Director: Kristina Grozeva and Peter Valchanov
Cast: Margita Gosheva, Ivan Barnev, Ivan Savov and Ivanka Bratoeva
Running Time: 111 minutes
Release Date: December 4th
The influence of Belgian auteurs the Dardenne Brothers hangs heavy in The Lesson, the debut feature from writer/director team, Kristina Grozeva and Petar Valchanov. While this is certainly evident in the style of the film, the handheld camera franticly following the main protagonist Nade (Margita Gosheva), often showing just the back of her head, it is the film’s themes that really make the similarities apparent, as she is pushed deeper and deeper into a desperate situation that severely tests his moral character.
When we first see Nade, an English teacher in a small Bulgarian town, she is addressing her students about the fact that one of them has been stealing money from unattended bags. After the culprit refuses to identify him or herself, Nade offers an opportunity for the suspect to return the money anonymously by placing it back into an envelope after school is finished. From these opening scenes we get a sense of the kind of person Nade is. Stern but willing to compromise, it is evident that she believes in her own moral code of what is right and wrong, a small detail soon after confirms this, when as she is walking home she spot a piece of rubbish lying on the ground and promptly places it into the bin. Of course moral codes are often tested in bad situations and that proves to be the case here as the circumstances in Nade’s home life lead her to take desperate actions.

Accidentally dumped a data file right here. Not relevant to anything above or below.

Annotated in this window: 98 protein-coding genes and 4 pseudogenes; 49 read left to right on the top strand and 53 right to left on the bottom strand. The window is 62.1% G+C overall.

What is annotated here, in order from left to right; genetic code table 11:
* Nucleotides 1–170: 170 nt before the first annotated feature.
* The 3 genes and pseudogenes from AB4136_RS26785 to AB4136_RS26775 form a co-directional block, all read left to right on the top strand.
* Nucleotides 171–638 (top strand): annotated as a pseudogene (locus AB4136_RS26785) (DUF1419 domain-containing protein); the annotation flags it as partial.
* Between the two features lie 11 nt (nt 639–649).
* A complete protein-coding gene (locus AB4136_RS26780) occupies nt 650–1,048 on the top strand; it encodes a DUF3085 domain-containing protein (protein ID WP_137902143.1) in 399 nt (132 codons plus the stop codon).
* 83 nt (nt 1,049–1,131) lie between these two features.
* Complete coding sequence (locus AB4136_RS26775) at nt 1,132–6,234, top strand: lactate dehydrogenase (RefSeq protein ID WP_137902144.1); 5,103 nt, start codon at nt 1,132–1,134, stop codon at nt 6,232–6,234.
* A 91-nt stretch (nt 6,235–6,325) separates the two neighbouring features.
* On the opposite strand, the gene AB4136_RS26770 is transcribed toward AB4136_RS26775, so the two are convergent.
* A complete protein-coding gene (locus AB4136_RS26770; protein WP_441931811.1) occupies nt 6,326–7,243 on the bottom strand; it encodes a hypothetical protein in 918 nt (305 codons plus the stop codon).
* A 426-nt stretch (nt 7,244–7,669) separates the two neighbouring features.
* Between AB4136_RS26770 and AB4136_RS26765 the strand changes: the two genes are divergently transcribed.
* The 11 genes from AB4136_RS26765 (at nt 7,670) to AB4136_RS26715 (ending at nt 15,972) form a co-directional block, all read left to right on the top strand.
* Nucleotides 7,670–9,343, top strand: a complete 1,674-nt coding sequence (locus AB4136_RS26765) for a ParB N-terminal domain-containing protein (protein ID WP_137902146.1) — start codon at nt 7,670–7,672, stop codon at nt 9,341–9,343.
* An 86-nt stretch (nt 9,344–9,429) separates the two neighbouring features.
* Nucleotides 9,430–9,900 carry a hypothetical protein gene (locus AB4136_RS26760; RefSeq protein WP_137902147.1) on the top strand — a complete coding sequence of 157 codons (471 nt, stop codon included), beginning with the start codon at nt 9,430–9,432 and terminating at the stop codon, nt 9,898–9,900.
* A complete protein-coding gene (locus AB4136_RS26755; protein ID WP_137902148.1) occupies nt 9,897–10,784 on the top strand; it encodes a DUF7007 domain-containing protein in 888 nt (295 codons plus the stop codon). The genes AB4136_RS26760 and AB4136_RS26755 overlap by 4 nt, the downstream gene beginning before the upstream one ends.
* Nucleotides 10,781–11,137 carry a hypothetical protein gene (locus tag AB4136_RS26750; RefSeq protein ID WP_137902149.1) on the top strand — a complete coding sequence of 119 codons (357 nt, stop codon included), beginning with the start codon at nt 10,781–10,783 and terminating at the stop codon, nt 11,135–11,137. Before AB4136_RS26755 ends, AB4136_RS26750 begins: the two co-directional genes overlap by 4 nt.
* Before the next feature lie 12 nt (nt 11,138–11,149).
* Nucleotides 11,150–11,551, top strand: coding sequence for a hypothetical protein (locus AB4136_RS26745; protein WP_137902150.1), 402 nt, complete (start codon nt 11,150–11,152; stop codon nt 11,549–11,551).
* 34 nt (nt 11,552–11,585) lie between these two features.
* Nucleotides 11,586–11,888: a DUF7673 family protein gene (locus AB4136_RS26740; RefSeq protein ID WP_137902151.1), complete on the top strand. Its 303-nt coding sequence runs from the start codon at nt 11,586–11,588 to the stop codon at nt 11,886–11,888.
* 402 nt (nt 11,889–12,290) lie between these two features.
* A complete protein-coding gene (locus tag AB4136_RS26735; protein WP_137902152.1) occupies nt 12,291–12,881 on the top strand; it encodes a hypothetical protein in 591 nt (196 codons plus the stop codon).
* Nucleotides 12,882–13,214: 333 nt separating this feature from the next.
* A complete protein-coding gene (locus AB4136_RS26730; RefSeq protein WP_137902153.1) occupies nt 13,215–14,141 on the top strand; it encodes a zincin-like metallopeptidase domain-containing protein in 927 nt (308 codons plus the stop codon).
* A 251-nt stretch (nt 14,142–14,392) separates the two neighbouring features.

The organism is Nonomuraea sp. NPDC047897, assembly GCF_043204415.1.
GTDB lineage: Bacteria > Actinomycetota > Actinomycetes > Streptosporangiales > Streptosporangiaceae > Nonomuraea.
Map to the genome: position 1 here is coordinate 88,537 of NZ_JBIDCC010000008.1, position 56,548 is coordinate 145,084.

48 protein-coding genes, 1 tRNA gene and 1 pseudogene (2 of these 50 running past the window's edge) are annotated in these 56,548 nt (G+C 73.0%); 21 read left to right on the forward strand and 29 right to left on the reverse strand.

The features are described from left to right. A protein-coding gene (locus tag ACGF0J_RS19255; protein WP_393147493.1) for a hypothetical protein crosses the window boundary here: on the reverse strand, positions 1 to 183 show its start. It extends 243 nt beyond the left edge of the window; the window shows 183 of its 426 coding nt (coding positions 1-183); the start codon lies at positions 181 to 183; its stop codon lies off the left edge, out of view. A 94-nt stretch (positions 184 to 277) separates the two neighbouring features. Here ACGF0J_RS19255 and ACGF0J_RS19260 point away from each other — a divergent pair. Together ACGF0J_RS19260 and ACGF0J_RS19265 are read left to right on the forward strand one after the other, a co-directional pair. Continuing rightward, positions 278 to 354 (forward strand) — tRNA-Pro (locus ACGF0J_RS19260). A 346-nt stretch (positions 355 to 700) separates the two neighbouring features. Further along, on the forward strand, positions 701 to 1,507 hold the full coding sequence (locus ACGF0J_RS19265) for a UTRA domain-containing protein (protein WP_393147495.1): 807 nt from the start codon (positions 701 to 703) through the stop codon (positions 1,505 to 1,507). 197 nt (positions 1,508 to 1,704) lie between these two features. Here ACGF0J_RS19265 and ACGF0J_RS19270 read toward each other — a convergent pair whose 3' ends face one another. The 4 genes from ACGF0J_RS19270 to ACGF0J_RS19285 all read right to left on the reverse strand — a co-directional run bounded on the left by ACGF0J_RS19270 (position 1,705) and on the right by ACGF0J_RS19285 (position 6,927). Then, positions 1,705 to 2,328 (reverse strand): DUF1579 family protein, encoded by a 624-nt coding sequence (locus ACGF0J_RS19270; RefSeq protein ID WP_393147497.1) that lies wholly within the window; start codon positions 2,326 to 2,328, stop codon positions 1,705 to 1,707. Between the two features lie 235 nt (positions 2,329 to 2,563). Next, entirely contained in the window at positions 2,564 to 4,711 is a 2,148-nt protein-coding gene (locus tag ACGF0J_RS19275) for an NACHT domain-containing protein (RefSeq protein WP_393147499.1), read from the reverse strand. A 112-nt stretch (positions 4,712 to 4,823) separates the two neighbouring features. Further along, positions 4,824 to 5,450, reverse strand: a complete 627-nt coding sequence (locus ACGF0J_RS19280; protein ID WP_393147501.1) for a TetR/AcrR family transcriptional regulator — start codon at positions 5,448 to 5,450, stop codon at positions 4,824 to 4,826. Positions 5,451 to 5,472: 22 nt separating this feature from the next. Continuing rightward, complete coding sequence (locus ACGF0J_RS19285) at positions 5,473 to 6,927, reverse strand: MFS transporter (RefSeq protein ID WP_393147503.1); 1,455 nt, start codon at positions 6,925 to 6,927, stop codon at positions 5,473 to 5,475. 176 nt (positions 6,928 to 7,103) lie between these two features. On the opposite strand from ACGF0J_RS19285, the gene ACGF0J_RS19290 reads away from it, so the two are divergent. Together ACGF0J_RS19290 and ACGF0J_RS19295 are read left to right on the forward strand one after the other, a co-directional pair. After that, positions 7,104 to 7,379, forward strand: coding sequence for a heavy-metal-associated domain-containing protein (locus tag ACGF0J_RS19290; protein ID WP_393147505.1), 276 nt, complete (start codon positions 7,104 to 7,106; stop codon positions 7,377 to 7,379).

One day after work, Nade returns home to find that her husband Mladen (Ivan Barnev), who is generally useless apart from raising their young daughter, has been skipping mortgage payments in order to buy parts for a camper van that he wants to sell. Nade’s attempts to find the money in order to save her home gradually start to crumble, the company she works for on the side as a translator collapses and her pride prevents her from borrowing money from her wealthy father with whom she has had a bad relationship with since his remarriage to a much younger woman not long after her mother’s death. With no other way out, she ends having to borrow money from a loan shark, whose sleazy motives only become clear when it is to late.
While Grizeva and Valchanov took their inspiration from a real life event in their native Bulgaria, an event which forms the basis of a last act plot twist, they are more interested in examining the circumstances that could lead a person to such a desperate action. It is here that their approach is more similar to that of Romanian New Wave filmmakers such as Cristi Puiu, Corneliu Porumbiou and Cristian Mungiu in terms with its grim slice of life portrayal. This downbeat reality is spoiled somewhat by the mechanics of the plot, which at times appear a little too neat for its own good. One scene in particular see Nade having to go to the bank after receiving a call saying that they have underestimated her payments and as a result her payments have come up slightly short. As she races to the bank, a series of obstacles get in her way: her car breaks down, her money from her purse has been stolen, and when she eventually makes it she finds out she has to pay a transaction charge. While there a Kafka-esque black comedy to it, there is staginess to the scene that puts it at odds with the rest of it. That the last act, which has its basis in reality, seems out of place within the drama, shows that perhaps the filmmakers haven’t succeed in exploring how a person would resort to such actions.
That said, thanks to the solid direction of Grizeva and Valchanov, and a fantastic central performance from Gosheva, The Lesson is completely engaging throughout. There may be cracks in its storytelling, but there is certainly enough talent on screen to cover it up.